Why one Super Bowl win has Eagles thinking dynasty

Eagles franchise QB Carson Wentz, recuperating from a torn ACL in his left knee, was a spectator in Sunday's Super Bowl win at U.S. Bank Stadium in Minneapolis. Kevin C. Cox/Getty Images

PHILADELPHIA -- The talk of building a dynasty started while the confetti was still falling in Minnesota.

"It's only the beginning," Philadelphia Eagles safety Rodney McLeod said. "We said it right after the game: This is the start of a dynasty, and that's what we're going to do."

The conversation was between McLeod and wide receiver Alshon Jeffery, two veterans who came to the Eagles "to make history," per McLeod. They helped do it, as the Eagles captured their first Lombardi trophy with a 41-33 win over the New England Patriots in Super Bowl LII.

In his final meeting with the team prior to the locker room clean out on Wednesday, coach Doug Pederson established expectations now that the first goal has been accomplished.

"I told them, I said, 'You know, if you want -- get used to this. This is the new norm in Philadelphia, playing and hopefully playing into February every year. It's the new norm, so get used to it. Short offseasons and let's do that.'"

Some keepsakes for the world champs, in the locker room during clean out day.

Tim McManus, ESPN Staff Writer ago

Pederson talked about the "not-so-glamorous side of success," which includes questions about potential holdouts and players gunning for big contracts and allowing things like endorsement deals to cut into their responsibilities.

"I hold myself accountable. I'm just like the players. I can't accept every deal that's out there," he said. "I can't agree to every speaking engagement out there because my goal is to win another one. If my time is spent doing other things, then that's not the focus, and that's where we're at right now as a team."

The Eagles are well-positioned for long-term success. Franchise quarterback Carson Wentz is 25 years old, and most of the core players are locked up for the foreseeable future. But, as Pederson already has started drilling home, it's going to take a long-term commitment to keep this run going.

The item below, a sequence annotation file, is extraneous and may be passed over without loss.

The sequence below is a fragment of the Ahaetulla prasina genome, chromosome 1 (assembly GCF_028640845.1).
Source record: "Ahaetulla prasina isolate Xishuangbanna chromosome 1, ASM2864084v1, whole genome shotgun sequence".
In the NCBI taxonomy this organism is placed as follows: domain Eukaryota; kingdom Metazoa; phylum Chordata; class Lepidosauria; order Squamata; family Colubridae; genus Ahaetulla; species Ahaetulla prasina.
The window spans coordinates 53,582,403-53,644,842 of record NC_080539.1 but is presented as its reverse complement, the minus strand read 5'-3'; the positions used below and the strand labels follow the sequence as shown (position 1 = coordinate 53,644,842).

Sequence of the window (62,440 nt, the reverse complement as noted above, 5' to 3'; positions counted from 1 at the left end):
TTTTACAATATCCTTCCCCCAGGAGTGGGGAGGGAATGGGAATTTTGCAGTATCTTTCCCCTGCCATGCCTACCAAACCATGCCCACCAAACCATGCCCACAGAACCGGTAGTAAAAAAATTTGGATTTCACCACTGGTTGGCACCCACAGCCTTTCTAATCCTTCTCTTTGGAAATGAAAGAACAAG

"We have all the pieces. It's just going to be up to our mindset," McLeod said. "We're going to have the same focus, bring the same energy, have the same drive and determination that we did this year, even though this is our first one. If we want to be ever better, and great, then we've gotta win it again. So that's going to be our focus as soon as we get back here April 16th. We got the schedule, and our goal is going to be the same: We want to be holding that Lombardi again at the end of the year."

The players were still riding high on Wednesday as they gathered their belongings into trash bags. There were signed Super Bowl LII helmets and footballs awaiting them as they walked into the locker room. Veteran defensive end Chris Long placed a bottle of Crown Royal on each of their chairs, congratulating his teammates on becoming world champions. They spent plenty of time reveling in the win over the Patriots, and talking about what they're expecting out of Thursday's parade. But there was also a half-eye toward the future.

"We ain't done yet," defensive end Brandon Graham said. "Hopefully we can come back and do it again, if not better."